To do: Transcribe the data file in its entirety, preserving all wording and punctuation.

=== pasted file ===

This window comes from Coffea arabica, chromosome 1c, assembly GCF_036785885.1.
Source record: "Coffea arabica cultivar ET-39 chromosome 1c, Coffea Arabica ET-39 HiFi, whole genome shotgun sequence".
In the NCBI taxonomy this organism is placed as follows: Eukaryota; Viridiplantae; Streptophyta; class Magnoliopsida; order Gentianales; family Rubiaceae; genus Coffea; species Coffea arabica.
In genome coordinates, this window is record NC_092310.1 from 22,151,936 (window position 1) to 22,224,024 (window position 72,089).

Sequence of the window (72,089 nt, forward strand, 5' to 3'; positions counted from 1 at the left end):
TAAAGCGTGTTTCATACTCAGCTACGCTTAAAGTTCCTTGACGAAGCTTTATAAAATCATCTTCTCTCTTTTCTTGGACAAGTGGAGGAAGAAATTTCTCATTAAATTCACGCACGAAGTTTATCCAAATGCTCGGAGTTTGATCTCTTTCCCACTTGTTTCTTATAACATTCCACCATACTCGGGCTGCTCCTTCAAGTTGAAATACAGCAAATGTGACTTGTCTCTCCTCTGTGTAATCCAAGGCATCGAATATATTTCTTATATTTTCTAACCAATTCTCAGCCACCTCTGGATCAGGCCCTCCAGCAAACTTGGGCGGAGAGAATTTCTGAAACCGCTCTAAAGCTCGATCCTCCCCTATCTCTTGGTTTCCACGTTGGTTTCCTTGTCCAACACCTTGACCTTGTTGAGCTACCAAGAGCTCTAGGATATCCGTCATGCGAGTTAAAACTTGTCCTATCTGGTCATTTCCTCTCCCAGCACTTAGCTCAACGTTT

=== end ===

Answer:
This window comes from Coffea arabica, chromosome 1c, assembly GCF_036785885.1.
Source record: "Coffea arabica cultivar ET-39 chromosome 1c, Coffea Arabica ET-39 HiFi, whole genome shotgun sequence".
In the NCBI taxonomy this organism is placed as follows: Eukaryota; Viridiplantae; Streptophyta; class Magnoliopsida; order Gentianales; family Rubiaceae; genus Coffea; species Coffea arabica.
In genome coordinates, this window is record NC_092310.1 from 22,151,936 (window position 1) to 22,224,024 (window position 72,089).

Sequence of the window (72,089 nt, forward strand, 5' to 3'; positions counted from 1 at the left end):
TAAAGCGTGTTTCATACTCAGCTACGCTTAAAGTTCCTTGACGAAGCTTTATAAAATCATCTTCTCTCTTTTCTTGGACAAGTGGAGGAAGAAATTTCTCATTAAATTCACGCACGAAGTTTATCCAAATGCTCGGAGTTTGATCTCTTTCCCACTTGTTTCTTATAACATTCCACCATACTCGGGCTGCTCCTTCAAGTTGAAATACAGCAAATGTGACTTGTCTCTCCTCTGTGTAATCCAAGGCATCGAATATATTTCTTATATTTTCTAACCAATTCTCAGCCACCTCTGGATCAGGCCCTCCAGCAAACTTGGGCGGAGAGAATTTCTGAAACCGCTCTAAAGCTCGATCCTCCCCTATCTCTTGGTTTCCACGTTGGTTTCCTTGTCCAACACCTTGACCTTGTTGAGCTACCAAGAGCTCTAGGATATCCGTCATGCGAGTTAAAACTTGTCCTATCTGGTCATTTCCTCTCCCAGCACTTAGCTCAACGTTT